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Jakarta Post

Israel court okays demolition of West Bank village


    Agence France-Presse

Jerusalem   /   Wed, September 5, 2018   /   07:45 pm
 Israel court okays demolition of West Bank village A Palestinian man smokes by a poster during a protest on August 1, 2018 in support of the inhabitants of the Bedouin village that the Israeli authorities plan to demolish in the occupied West Bank. Israel says the Bedouin village, located in a strategic spot east of Jerusalem near Israeli settlements and on the road to the Dead Sea, was constructed illegally and is seeking to move its 191 residents elsewhere. On May 24, the Jewish state's supreme court allowed authorities to go ahead with demolition of the small hillside village that sits between a highway, the desert and two Israeli settlements. (Agence France Presse/Abbas Momani)

Israel's top court on Wednesday upheld an order to raze a Palestinian Bedouin village in the occupied West Bank, after debating petitions challenging the decision.

There has been strong international pressure on Israel to reverse its plans to raze Khan al-Ahmar, which the Israeli authorities say was built illegally.

"We reject the petitions" against the directive to demolish Khan al-Ahmar, the supreme court panel said in its ruling, adding that a temporary order preventing the razing of the village during court hearings "will be cancelled within seven days from today."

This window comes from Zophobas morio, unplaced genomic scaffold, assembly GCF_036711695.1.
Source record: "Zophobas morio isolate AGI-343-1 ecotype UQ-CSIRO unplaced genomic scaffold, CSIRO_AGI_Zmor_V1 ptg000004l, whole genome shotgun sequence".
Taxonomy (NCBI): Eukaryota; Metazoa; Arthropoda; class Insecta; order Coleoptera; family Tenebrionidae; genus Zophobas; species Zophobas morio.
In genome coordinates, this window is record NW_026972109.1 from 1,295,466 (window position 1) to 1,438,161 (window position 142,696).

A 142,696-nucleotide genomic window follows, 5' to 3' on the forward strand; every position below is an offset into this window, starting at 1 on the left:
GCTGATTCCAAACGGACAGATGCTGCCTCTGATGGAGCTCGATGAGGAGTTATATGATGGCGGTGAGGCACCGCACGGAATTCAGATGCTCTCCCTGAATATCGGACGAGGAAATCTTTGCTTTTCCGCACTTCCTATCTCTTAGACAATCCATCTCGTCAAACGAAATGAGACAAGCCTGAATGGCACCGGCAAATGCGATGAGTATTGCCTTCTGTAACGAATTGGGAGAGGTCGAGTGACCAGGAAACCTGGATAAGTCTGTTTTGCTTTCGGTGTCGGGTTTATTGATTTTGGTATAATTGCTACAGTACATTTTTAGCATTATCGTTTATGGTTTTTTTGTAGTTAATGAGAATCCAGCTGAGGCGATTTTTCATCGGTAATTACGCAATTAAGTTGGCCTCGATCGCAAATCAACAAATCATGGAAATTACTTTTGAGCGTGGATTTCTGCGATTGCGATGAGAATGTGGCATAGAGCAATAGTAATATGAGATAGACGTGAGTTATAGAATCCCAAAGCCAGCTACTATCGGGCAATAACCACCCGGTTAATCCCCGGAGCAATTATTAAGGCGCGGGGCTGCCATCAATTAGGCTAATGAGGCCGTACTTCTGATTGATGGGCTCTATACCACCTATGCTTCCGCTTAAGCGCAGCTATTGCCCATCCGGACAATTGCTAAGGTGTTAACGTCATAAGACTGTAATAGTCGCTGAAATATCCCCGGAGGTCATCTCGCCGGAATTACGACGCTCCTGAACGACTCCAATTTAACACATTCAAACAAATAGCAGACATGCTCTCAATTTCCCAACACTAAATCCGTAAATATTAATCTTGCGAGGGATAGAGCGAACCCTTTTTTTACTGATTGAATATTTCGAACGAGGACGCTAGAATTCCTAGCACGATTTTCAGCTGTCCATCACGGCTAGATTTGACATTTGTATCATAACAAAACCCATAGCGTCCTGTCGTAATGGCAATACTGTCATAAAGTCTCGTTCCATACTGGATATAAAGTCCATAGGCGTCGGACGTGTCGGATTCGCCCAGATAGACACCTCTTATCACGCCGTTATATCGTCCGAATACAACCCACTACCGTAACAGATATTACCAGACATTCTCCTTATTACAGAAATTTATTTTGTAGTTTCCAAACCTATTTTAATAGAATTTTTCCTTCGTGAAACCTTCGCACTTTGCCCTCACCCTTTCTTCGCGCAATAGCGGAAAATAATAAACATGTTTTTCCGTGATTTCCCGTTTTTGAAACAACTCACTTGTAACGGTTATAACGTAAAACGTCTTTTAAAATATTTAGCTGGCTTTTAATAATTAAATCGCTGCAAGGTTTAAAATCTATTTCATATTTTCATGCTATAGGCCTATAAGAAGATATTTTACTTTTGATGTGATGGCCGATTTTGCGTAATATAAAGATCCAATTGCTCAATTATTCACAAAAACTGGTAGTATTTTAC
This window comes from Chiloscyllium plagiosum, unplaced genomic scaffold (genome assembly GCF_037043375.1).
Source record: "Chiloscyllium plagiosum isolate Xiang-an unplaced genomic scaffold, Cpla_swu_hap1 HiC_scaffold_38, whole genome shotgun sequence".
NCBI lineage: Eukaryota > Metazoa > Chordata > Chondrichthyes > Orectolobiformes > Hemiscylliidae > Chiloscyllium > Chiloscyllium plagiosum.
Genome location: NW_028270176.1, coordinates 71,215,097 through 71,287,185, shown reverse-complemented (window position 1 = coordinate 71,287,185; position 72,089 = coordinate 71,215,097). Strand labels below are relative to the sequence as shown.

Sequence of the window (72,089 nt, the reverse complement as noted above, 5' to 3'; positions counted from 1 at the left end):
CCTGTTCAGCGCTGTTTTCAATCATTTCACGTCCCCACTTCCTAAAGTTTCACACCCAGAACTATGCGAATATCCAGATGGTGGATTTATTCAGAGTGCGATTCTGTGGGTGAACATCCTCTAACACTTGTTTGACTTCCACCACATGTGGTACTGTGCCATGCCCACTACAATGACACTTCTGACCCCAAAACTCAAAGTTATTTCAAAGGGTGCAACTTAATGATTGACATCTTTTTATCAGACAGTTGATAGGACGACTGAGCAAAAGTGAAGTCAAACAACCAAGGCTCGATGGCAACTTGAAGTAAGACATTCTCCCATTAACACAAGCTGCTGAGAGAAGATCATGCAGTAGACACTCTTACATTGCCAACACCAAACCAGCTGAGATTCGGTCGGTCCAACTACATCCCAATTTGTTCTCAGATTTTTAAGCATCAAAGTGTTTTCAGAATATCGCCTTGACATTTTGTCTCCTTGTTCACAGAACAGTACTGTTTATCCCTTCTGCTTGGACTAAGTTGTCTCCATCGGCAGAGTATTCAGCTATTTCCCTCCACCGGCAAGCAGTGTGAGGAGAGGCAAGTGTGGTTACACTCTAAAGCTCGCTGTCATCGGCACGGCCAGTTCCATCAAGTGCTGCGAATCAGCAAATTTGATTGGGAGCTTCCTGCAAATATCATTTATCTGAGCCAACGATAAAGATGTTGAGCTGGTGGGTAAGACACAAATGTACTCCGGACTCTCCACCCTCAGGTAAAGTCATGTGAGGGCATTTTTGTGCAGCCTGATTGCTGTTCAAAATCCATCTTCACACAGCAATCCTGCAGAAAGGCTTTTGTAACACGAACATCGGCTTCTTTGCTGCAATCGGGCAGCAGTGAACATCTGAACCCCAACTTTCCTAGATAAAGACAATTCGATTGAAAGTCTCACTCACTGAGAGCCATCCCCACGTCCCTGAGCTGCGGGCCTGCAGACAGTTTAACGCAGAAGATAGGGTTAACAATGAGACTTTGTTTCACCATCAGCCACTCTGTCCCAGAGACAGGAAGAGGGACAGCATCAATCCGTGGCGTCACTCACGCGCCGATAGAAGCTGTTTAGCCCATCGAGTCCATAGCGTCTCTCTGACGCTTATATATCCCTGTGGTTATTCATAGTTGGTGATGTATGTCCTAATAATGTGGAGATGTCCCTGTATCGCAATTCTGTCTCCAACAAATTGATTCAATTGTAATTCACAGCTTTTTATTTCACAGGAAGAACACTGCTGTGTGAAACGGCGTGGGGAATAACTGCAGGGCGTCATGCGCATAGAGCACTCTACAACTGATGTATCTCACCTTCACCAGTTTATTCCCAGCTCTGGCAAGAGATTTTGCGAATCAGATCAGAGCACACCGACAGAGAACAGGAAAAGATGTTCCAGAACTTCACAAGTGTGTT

It will now be down to the authorities to decide when to carry out the demolition after the restriction order ends.

The present village consists mainly of makeshift structures of tin and wood, as is generally the case with Bedouin sites.

In May, the Supreme Court rejected a final appeal against its demolition after nine years of hearings before various tribunals.

The court said Khan al-Ahmar residents had rejected proposals by the state regarding the site of their relocation, and expressed hope "the dialogue" would continue.

Activists say the villagers had little alternative but to build without Israeli construction permits that are almost never issued to Palestinians in the large parts of the West Bank where Israel has full control over civil affairs.

Tawfiq Jabareen, one of the lawyers representing Khan al-Ahmar residents in the petitions, said the court "was following Israel's rightwing government" in its ruling, which he said was "legally wrong".

"It is not based on legal arguments and contradicts past supreme court rulings," he told AFP. "This is unfortunately what the government wants, and the court doesn't want to intervene."

Jabareen said there were currently no understandings between the state and residents on a voluntary relocation.

"I’ve never seen someone who’s being expelled and whose house is being destroyed sitting idly by," he said.

Defence Minister Avigdor Lieberman, who oversees the occupation of the West Bank, praised the judges for their decision in the face of "the coordinated attack of hypocrisy by (Palestinian president Mahmud Abbas), the left and European states."

"Nobody is above the law, nobody will keep us from acting on our sovereignty and responsibility as a state," he said.